Pakistani Taliban claim killing of foreign tourists

Sunday 23 Jun 2013

Pakistan's Taliban claims responsibility for an attack that killed nine foreign climbers in the Himalayas

Pakistan's umbrella Taliban movement on Sunday claimed responsibility for killing nine foreign climbers in the Himalayas, saying it had created a new wing to attack foreigners to avenge US drone strikes.

Spokesman Ehsanullah Ehsan telephoned AFP to say that the killings were intended to avenge the death of the second in command of the umbrella Tehreek-e-Taliban (TTP) in a US drone strike late last month.

"We did it and we claim responsibility for this attack," Ehsan said in the call from an undisclosed location.

"One of our factions, Junood ul-Hifsa, did it. It is to avenge the killing of Maulvi Wali ur-Rehman," he said.

"We want to convey to the world that this is our reply to US drone attacks," he added.

Rehman died on May 29 in a US drone attack on a house in North Waziristan, the most notorious Taliban and Al-Qaeda stronghold in Pakistan on the Afghan border.

TTP vowed to avenge his death a day later, accusing Pakistan's government of being responsible for the attack.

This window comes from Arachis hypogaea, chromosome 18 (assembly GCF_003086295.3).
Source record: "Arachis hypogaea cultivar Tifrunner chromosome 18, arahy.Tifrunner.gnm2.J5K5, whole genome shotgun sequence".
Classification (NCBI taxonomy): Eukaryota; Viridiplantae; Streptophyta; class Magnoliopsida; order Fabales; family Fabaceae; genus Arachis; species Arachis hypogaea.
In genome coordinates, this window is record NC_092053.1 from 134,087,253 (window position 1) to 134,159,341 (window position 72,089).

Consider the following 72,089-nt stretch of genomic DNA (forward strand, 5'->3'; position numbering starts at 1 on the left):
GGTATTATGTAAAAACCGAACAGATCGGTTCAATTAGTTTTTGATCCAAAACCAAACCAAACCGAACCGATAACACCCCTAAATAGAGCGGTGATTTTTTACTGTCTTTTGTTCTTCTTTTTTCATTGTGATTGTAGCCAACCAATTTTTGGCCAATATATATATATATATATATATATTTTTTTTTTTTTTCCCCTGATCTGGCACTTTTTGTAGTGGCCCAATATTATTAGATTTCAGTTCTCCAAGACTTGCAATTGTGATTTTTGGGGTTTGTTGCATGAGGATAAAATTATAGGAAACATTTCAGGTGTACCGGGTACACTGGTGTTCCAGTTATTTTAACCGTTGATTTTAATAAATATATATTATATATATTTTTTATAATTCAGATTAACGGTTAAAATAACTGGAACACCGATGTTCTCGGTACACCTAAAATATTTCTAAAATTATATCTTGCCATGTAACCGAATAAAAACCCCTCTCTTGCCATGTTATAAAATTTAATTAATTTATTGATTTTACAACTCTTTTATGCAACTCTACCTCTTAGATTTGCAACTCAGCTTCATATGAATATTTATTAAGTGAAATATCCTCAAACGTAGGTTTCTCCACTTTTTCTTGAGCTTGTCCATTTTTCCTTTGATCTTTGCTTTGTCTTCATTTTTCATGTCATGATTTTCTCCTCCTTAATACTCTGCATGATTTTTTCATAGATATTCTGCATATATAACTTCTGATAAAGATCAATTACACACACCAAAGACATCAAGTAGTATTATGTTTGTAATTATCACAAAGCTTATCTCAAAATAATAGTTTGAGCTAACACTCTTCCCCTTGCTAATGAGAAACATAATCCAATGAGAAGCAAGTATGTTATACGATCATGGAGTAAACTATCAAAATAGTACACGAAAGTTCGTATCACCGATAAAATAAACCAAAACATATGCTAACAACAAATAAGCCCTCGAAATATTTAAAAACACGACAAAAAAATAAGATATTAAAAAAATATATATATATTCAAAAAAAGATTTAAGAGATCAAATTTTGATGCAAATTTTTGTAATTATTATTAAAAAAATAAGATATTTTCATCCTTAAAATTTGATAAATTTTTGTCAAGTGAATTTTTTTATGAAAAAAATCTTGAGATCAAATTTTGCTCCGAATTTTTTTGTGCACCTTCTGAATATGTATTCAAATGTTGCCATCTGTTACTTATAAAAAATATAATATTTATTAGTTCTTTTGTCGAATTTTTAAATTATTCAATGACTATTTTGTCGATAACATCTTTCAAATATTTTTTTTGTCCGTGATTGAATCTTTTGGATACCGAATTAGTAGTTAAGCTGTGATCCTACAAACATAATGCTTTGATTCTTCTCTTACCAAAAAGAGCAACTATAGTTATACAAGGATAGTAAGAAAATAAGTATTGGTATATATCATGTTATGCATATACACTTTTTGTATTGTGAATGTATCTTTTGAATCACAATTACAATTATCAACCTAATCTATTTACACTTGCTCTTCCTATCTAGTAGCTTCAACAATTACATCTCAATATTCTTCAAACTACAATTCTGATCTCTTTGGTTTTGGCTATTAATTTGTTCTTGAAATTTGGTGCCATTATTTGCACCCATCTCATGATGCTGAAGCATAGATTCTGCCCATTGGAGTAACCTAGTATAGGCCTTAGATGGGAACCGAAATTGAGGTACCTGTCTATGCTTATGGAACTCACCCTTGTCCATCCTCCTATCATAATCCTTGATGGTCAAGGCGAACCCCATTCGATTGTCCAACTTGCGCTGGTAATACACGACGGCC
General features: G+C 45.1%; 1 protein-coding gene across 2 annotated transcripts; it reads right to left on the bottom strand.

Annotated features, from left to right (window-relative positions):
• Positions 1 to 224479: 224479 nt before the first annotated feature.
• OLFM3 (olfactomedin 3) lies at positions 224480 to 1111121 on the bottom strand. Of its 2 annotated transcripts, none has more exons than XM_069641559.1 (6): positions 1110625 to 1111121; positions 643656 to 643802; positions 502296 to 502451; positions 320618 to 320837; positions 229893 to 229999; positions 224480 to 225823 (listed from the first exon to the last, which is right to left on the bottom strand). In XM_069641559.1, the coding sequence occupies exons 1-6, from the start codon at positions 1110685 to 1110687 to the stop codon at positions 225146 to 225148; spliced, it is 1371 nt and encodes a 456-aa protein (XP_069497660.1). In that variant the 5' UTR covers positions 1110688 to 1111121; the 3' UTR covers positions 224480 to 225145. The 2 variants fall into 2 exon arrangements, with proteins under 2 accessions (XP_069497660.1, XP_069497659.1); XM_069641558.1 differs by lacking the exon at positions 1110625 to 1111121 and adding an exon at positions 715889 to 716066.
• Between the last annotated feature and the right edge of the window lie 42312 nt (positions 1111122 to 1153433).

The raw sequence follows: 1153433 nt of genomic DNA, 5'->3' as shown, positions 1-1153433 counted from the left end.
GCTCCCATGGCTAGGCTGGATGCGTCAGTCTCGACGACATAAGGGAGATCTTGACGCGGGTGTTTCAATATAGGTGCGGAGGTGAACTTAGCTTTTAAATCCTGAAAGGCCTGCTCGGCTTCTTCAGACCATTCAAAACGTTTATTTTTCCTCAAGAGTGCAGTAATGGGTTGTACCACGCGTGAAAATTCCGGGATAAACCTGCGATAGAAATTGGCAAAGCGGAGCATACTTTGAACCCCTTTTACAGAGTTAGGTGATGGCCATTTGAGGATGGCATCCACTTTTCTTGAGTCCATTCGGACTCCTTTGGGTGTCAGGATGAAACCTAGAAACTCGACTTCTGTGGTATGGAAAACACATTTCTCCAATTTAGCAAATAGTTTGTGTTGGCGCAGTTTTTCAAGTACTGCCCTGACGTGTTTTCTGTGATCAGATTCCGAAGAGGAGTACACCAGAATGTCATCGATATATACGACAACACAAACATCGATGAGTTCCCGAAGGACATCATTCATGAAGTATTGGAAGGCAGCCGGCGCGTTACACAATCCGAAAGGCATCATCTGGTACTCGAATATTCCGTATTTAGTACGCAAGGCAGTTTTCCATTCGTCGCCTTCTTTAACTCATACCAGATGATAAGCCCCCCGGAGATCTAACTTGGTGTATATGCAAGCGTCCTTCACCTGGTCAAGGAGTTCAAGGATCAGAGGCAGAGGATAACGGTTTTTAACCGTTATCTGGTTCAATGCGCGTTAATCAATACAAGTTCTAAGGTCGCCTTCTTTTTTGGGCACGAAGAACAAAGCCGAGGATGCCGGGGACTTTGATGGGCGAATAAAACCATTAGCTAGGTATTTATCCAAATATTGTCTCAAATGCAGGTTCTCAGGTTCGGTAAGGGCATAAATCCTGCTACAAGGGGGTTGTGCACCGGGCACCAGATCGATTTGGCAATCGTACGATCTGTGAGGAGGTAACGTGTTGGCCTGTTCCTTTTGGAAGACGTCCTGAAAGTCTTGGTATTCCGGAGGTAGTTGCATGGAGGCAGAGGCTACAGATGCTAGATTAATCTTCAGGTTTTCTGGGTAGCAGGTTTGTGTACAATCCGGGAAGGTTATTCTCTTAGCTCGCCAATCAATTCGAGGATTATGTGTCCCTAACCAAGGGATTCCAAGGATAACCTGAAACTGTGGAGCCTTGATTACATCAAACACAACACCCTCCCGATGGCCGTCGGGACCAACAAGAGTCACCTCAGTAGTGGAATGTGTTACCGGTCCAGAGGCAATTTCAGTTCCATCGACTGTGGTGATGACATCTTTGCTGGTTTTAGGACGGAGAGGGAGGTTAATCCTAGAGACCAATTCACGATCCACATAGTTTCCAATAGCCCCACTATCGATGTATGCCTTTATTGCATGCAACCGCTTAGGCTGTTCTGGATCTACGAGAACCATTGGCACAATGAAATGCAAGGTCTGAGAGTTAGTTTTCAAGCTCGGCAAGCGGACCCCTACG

Ehsan told AFP that Junood ul-Hifsa was a new wing set up by the Taliban "to attack foreigners and convey a message to the world against drone strikes".

The TTP, a nebulous collection of factions, has been waging a domestic insurgency since July 2007 but is not previously known to have a presence in Gilgit.

Rehman, who had a $5 million bounty on his head, was accused by Washington of organising attacks against US and NATO forces in Afghanistan and also wanted him in connection with a suicide attack on an American base in Afghanistan in 2009 that killed seven CIA agents.

The 42-year-old had been a key figure in the TTP since its inception in 2007 and was second-in-command of the national hierarchy behind Hakimullah Mehsud, as well as leading the group in South Waziristan.

He was seen as a more moderate force than Mehsud and there had been the impression he could have a role to play in possible peace negotiations, but the TTP said it had withdrawn an offer of talks after his death.

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